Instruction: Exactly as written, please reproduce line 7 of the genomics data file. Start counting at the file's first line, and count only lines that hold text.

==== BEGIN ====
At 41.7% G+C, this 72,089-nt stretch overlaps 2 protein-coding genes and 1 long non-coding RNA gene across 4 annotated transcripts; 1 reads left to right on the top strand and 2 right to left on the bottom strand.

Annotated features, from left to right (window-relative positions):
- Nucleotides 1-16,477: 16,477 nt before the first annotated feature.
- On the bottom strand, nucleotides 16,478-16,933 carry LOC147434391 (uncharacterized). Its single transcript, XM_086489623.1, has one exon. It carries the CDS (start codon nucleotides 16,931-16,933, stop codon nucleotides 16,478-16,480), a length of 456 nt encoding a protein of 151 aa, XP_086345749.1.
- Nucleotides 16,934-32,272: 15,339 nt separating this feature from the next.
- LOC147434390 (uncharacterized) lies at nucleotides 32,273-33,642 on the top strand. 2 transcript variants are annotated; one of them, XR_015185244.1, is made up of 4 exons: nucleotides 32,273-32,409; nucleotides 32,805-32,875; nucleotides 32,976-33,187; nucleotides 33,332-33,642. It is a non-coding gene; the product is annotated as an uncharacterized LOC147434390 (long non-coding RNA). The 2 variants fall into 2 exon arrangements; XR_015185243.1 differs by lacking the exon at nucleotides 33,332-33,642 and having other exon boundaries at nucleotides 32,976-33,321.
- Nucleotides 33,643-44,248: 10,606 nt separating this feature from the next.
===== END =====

- Nucleotides 33,643-44,248: 10,606 nt separating this feature from the next.